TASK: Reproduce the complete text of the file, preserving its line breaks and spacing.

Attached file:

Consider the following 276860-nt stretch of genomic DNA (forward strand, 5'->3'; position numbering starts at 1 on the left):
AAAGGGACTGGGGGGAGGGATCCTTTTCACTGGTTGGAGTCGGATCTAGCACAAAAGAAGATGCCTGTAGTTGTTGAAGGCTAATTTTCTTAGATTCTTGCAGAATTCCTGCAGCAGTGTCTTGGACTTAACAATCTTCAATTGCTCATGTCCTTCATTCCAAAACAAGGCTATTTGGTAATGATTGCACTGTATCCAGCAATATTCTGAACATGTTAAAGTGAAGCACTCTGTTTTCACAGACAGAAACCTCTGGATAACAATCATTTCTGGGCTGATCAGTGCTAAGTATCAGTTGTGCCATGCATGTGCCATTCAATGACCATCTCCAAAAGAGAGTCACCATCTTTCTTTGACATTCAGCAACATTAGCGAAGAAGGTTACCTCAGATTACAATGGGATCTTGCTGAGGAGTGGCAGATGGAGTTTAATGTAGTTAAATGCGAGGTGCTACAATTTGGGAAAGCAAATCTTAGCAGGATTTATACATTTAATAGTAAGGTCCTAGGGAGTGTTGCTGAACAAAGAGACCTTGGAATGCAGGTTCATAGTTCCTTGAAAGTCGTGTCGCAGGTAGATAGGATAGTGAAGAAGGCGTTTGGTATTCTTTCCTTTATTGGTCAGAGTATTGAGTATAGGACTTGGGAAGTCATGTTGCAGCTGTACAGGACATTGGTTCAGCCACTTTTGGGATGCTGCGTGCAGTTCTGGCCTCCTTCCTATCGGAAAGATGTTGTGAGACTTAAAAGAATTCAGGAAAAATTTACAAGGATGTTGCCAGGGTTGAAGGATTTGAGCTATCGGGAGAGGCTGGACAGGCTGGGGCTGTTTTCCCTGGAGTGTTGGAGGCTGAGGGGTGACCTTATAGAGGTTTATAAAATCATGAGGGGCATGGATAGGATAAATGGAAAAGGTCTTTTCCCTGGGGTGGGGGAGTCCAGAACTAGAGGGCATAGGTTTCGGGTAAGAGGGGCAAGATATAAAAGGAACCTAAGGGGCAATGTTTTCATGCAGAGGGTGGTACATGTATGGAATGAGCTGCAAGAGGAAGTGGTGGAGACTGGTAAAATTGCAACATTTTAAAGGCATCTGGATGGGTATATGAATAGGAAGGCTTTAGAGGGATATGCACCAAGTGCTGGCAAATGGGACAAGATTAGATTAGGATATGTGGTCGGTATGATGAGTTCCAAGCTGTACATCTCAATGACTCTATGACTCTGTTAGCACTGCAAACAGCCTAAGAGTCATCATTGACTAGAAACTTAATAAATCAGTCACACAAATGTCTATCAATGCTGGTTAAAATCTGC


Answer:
Consider the following 276860-nt stretch of genomic DNA (forward strand, 5'->3'; position numbering starts at 1 on the left):
AAAGGGACTGGGGGGAGGGATCCTTTTCACTGGTTGGAGTCGGATCTAGCACAAAAGAAGATGCCTGTAGTTGTTGAAGGCTAATTTTCTTAGATTCTTGCAGAATTCCTGCAGCAGTGTCTTGGACTTAACAATCTTCAATTGCTCATGTCCTTCATTCCAAAACAAGGCTATTTGGTAATGATTGCACTGTATCCAGCAATATTCTGAACATGTTAAAGTGAAGCACTCTGTTTTCACAGACAGAAACCTCTGGATAACAATCATTTCTGGGCTGATCAGTGCTAAGTATCAGTTGTGCCATGCATGTGCCATTCAATGACCATCTCCAAAAGAGAGTCACCATCTTTCTTTGACATTCAGCAACATTAGCGAAGAAGGTTACCTCAGATTACAATGGGATCTTGCTGAGGAGTGGCAGATGGAGTTTAATGTAGTTAAATGCGAGGTGCTACAATTTGGGAAAGCAAATCTTAGCAGGATTTATACATTTAATAGTAAGGTCCTAGGGAGTGTTGCTGAACAAAGAGACCTTGGAATGCAGGTTCATAGTTCCTTGAAAGTCGTGTCGCAGGTAGATAGGATAGTGAAGAAGGCGTTTGGTATTCTTTCCTTTATTGGTCAGAGTATTGAGTATAGGACTTGGGAAGTCATGTTGCAGCTGTACAGGACATTGGTTCAGCCACTTTTGGGATGCTGCGTGCAGTTCTGGCCTCCTTCCTATCGGAAAGATGTTGTGAGACTTAAAAGAATTCAGGAAAAATTTACAAGGATGTTGCCAGGGTTGAAGGATTTGAGCTATCGGGAGAGGCTGGACAGGCTGGGGCTGTTTTCCCTGGAGTGTTGGAGGCTGAGGGGTGACCTTATAGAGGTTTATAAAATCATGAGGGGCATGGATAGGATAAATGGAAAAGGTCTTTTCCCTGGGGTGGGGGAGTCCAGAACTAGAGGGCATAGGTTTCGGGTAAGAGGGGCAAGATATAAAAGGAACCTAAGGGGCAATGTTTTCATGCAGAGGGTGGTACATGTATGGAATGAGCTGCAAGAGGAAGTGGTGGAGACTGGTAAAATTGCAACATTTTAAAGGCATCTGGATGGGTATATGAATAGGAAGGCTTTAGAGGGATATGCACCAAGTGCTGGCAAATGGGACAAGATTAGATTAGGATATGTGGTCGGTATGATGAGTTCCAAGCTGTACATCTCAATGACTCTATGACTCTGTTAGCACTGCAAACAGCCTAAGAGTCATCATTGACTAGAAACTTAATAAATCAGTCACACAAATGTCTATCAATGCTGGTTAAAATCTGC